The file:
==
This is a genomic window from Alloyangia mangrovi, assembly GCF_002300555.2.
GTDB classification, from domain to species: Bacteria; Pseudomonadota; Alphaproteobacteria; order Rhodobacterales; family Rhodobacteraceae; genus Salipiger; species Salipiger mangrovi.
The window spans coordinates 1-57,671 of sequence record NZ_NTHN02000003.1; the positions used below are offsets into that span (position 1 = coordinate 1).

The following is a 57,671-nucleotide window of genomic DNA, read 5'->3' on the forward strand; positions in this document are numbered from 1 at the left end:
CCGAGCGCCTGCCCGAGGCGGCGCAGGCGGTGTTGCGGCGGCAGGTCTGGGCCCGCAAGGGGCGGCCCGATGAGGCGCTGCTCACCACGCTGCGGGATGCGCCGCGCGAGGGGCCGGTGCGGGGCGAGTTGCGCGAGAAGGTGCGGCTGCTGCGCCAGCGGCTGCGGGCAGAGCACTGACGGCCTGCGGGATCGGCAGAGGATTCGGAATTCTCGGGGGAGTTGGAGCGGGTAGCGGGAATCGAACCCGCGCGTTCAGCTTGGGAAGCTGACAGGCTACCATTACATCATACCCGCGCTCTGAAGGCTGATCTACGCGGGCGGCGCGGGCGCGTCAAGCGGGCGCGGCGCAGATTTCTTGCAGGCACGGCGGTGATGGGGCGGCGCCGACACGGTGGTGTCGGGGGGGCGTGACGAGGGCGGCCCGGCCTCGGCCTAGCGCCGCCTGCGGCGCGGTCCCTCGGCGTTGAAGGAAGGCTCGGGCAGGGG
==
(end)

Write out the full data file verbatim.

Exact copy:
This is a genomic window from Alloyangia mangrovi, assembly GCF_002300555.2.
GTDB classification, from domain to species: Bacteria; Pseudomonadota; Alphaproteobacteria; order Rhodobacterales; family Rhodobacteraceae; genus Salipiger; species Salipiger mangrovi.
The window spans coordinates 1-57,671 of sequence record NZ_NTHN02000003.1; the positions used below are offsets into that span (position 1 = coordinate 1).

The following is a 57,671-nucleotide window of genomic DNA, read 5'->3' on the forward strand; positions in this document are numbered from 1 at the left end:
CCGAGCGCCTGCCCGAGGCGGCGCAGGCGGTGTTGCGGCGGCAGGTCTGGGCCCGCAAGGGGCGGCCCGATGAGGCGCTGCTCACCACGCTGCGGGATGCGCCGCGCGAGGGGCCGGTGCGGGGCGAGTTGCGCGAGAAGGTGCGGCTGCTGCGCCAGCGGCTGCGGGCAGAGCACTGACGGCCTGCGGGATCGGCAGAGGATTCGGAATTCTCGGGGGAGTTGGAGCGGGTAGCGGGAATCGAACCCGCGCGTTCAGCTTGGGAAGCTGACAGGCTACCATTACATCATACCCGCGCTCTGAAGGCTGATCTACGCGGGCGGCGCGGGCGCGTCAAGCGGGCGCGGCGCAGATTTCTTGCAGGCACGGCGGTGATGGGGCGGCGCCGACACGGTGGTGTCGGGGGGGCGTGACGAGGGCGGCCCGGCCTCGGCCTAGCGCCGCCTGCGGCGCGGTCCCTCGGCGTTGAAGGAAGGCTCGGGCAGGGG